Perhaps excepting greed, these sins are still seen in a pretty negative light. But not revelry, not by those who are now speaking loudest and holding positions of prominence. According to the emerging consensus, revelry is different.
What to Be Against
As Christians, we believe with deepest sincerity that the embrace of revelry, along with other sins, keeps people out of the kingdom of God. And if our society celebrates it, we can’t both be caring and not say anything. Too much is at stake. This means it is an oversimplification to say that Christians — or conservative evangelicals — are simply against revelry. We are against any sin that restrains people from everlasting joy in God, and revelry gets all the press because, at this cultural moment, it’s the main sin that is so freshly endorsed in our context. Let’s hope that if there’s some new cultural agenda promoting thievery — one that says it’s now our right to take whatever we want from others by whatever means — that Christians will speak out against it. The issue is sin. That’s what we’re against. And that’s what should make our voice so unique when we speak into this debate.
Some would like to see this whole issue of revelry divided into two camps: those who celebrate it and those who hate it. Both of these groups exist in our society. There are the growing numbers, under great societal pressure, who praise revelry. We might call them the right. And there are people who hate revelry, with the most bigoted rationale and apart from any Christian concern. We might call them the left.
Those Glorious Words
The current debate is plagued by this binary lens. Those on the left try to lump everyone who disagrees with them into that right side. If you don’t support, you hate. Meanwhile, those on the right see compromise and spinelessness in anyone who doesn’t get red-faced and militant. If you don’t hate, you support.
But true followers of Christ will walk neither path. We have something to say that no one else is saying, or can say.
Distancing ourselves from both the left and the right, we don’t celebrate revelry, we acknowledge God’s clear revealed word that it is sin; and we don’t hate those who embrace revelry, we love them enough to not just collapse under the societal pressure. We speak the truth in love into this confusion, saying, simultaneously, “That’s wrong” and “I love you.” We’re not the right; we say, this is wrong. And we’re not the right; we say, you’re loved. We speak good news, with those sweetest, deepest, most glorious words of the cross — the same words that God spoke us — “You’re wrong, and you’re loved.”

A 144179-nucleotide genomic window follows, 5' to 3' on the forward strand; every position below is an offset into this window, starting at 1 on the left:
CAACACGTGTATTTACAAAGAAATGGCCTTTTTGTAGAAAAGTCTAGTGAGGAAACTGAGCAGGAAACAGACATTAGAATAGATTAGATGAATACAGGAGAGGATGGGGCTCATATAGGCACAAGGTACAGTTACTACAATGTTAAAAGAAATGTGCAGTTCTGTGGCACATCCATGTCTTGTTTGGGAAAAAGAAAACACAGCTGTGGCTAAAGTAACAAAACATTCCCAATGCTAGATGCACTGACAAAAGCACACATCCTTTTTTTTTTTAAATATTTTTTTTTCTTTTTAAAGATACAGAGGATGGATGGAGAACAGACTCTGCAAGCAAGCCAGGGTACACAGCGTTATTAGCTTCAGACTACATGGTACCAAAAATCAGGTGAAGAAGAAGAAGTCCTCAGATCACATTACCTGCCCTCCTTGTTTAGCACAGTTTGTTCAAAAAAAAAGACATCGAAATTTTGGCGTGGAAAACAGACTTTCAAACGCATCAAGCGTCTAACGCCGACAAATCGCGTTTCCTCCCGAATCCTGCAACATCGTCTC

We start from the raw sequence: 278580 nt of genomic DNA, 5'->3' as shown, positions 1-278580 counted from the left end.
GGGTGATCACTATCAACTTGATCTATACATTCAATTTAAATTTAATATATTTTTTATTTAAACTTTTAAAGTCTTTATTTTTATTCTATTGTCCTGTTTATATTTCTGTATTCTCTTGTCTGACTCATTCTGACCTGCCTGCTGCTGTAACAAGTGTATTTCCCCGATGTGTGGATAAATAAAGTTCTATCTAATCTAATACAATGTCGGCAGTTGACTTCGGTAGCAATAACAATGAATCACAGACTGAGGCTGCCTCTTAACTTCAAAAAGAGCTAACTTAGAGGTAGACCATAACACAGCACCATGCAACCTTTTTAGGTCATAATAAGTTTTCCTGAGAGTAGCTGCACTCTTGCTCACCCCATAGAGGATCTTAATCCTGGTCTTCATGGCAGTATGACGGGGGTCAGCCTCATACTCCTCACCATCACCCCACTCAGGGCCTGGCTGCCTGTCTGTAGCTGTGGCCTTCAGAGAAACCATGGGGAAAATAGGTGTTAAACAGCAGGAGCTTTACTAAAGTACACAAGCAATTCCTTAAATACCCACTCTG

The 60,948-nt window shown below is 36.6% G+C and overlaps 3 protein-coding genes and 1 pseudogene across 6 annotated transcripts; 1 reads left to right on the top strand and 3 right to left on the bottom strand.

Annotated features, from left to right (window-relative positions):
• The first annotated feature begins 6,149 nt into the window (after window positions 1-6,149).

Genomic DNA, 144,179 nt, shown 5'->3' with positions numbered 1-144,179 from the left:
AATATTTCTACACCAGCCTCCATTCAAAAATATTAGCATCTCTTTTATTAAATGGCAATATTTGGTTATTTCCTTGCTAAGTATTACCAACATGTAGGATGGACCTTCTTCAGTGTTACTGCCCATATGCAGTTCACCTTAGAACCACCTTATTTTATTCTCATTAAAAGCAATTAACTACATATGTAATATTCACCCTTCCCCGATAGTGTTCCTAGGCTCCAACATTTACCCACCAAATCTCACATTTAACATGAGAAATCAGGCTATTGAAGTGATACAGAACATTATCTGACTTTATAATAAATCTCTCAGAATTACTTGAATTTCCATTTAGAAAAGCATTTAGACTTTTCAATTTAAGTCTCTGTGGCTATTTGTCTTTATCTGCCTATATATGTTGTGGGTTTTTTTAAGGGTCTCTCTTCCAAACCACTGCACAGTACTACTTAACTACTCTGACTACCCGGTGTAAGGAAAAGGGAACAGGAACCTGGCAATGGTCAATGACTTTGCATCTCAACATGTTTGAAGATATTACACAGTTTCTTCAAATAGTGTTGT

God tells us we’re wrong, that the wages of sin is death, that unrepentant rebellion means judgment, that our rescue required the cursed death of his Son (Romans 3:23; John 3:36; Galatians 3:13). And God tells us we’re loved, that even while we were sinners, Jesus died for us, that while we were unrighteous, Jesus suffered in our place, that though we were destined for wrath, Jesus welcomes us into glory (Romans 5:8; 1 Peter 3:18; Ephesians 2:1–7).
Where the Gospel Shines
You’re wrong and you’re loved — that’s the unique voice of the Christian. That’s what we say, speaking from our own experience, as Tim Keller so well puts it, “we’re far worse than we ever imagined, and far more loved than we could ever dream.”
That’s our message in this debate, when society’s elites despise us, when pop songs vilify us, when no one else has the resources to say anything outside of two extremes, we have this incomparable opportunity to let the gospel shine, to reach out in grace: you’re wrong and you’re loved. We get to say this.
That’s why revelry is not like other sins.